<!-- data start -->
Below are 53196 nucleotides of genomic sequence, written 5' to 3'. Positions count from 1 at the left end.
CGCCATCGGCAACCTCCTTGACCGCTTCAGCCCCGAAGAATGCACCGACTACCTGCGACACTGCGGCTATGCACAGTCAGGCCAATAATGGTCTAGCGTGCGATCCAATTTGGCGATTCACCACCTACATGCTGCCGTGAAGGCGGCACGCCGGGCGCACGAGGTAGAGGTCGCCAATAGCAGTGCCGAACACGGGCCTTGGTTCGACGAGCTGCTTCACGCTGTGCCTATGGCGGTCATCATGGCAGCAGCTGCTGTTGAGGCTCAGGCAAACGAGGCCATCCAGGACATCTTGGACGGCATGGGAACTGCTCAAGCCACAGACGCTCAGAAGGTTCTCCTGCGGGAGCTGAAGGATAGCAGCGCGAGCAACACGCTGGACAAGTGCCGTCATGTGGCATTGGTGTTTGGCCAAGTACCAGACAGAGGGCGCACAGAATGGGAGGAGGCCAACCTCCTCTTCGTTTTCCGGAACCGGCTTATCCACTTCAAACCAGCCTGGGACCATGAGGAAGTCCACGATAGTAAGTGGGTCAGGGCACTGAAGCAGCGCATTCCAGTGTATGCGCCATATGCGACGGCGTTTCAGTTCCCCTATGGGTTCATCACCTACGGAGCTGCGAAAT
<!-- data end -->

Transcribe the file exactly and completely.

Below are 53196 nucleotides of genomic sequence, written 5' to 3'. Positions count from 1 at the left end.
CGCCATCGGCAACCTCCTTGACCGCTTCAGCCCCGAAGAATGCACCGACTACCTGCGACACTGCGGCTATGCACAGTCAGGCCAATAATGGTCTAGCGTGCGATCCAATTTGGCGATTCACCACCTACATGCTGCCGTGAAGGCGGCACGCCGGGCGCACGAGGTAGAGGTCGCCAATAGCAGTGCCGAACACGGGCCTTGGTTCGACGAGCTGCTTCACGCTGTGCCTATGGCGGTCATCATGGCAGCAGCTGCTGTTGAGGCTCAGGCAAACGAGGCCATCCAGGACATCTTGGACGGCATGGGAACTGCTCAAGCCACAGACGCTCAGAAGGTTCTCCTGCGGGAGCTGAAGGATAGCAGCGCGAGCAACACGCTGGACAAGTGCCGTCATGTGGCATTGGTGTTTGGCCAAGTACCAGACAGAGGGCGCACAGAATGGGAGGAGGCCAACCTCCTCTTCGTTTTCCGGAACCGGCTTATCCACTTCAAACCAGCCTGGGACCATGAGGAAGTCCACGATAGTAAGTGGGTCAGGGCACTGAAGCAGCGCATTCCAGTGTATGCGCCATATGCGACGGCGTTTCAGTTCCCCTATGGGTTCATCACCTACGGAGCTGCGAAAT